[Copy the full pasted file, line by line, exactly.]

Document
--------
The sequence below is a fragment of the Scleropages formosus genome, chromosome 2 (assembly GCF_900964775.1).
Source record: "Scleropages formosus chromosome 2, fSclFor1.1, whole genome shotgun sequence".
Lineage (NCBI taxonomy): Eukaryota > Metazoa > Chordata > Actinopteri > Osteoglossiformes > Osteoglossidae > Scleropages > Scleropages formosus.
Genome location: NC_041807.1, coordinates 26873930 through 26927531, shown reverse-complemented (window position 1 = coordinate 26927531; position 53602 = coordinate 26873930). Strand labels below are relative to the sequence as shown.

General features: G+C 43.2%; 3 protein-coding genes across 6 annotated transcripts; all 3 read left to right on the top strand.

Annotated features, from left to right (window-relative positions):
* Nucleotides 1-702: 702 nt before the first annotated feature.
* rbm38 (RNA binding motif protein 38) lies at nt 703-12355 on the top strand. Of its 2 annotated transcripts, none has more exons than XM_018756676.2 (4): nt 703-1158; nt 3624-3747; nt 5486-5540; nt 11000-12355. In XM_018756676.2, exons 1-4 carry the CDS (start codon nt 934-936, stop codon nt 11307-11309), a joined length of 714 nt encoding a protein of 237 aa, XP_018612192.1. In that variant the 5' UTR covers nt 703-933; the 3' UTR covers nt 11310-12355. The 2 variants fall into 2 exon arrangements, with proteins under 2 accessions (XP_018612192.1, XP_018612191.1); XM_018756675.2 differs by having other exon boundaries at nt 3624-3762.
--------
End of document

The sequence below is a fragment of the Scleropages formosus genome, chromosome 2 (assembly GCF_900964775.1).
Source record: "Scleropages formosus chromosome 2, fSclFor1.1, whole genome shotgun sequence".
Lineage (NCBI taxonomy): Eukaryota > Metazoa > Chordata > Actinopteri > Osteoglossiformes > Osteoglossidae > Scleropages > Scleropages formosus.
Genome location: NC_041807.1, coordinates 26873930 through 26927531, shown reverse-complemented (window position 1 = coordinate 26927531; position 53602 = coordinate 26873930). Strand labels below are relative to the sequence as shown.

General features: G+C 43.2%; 3 protein-coding genes across 6 annotated transcripts; all 3 read left to right on the top strand.

Annotated features, from left to right (window-relative positions):
* Nucleotides 1-702: 702 nt before the first annotated feature.
* rbm38 (RNA binding motif protein 38) lies at nt 703-12355 on the top strand. Of its 2 annotated transcripts, none has more exons than XM_018756676.2 (4): nt 703-1158; nt 3624-3747; nt 5486-5540; nt 11000-12355. In XM_018756676.2, exons 1-4 carry the CDS (start codon nt 934-936, stop codon nt 11307-11309), a joined length of 714 nt encoding a protein of 237 aa, XP_018612192.1. In that variant the 5' UTR covers nt 703-933; the 3' UTR covers nt 11310-12355. The 2 variants fall into 2 exon arrangements, with proteins under 2 accessions (XP_018612192.1, XP_018612191.1); XM_018756675.2 differs by having other exon boundaries at nt 3624-3762.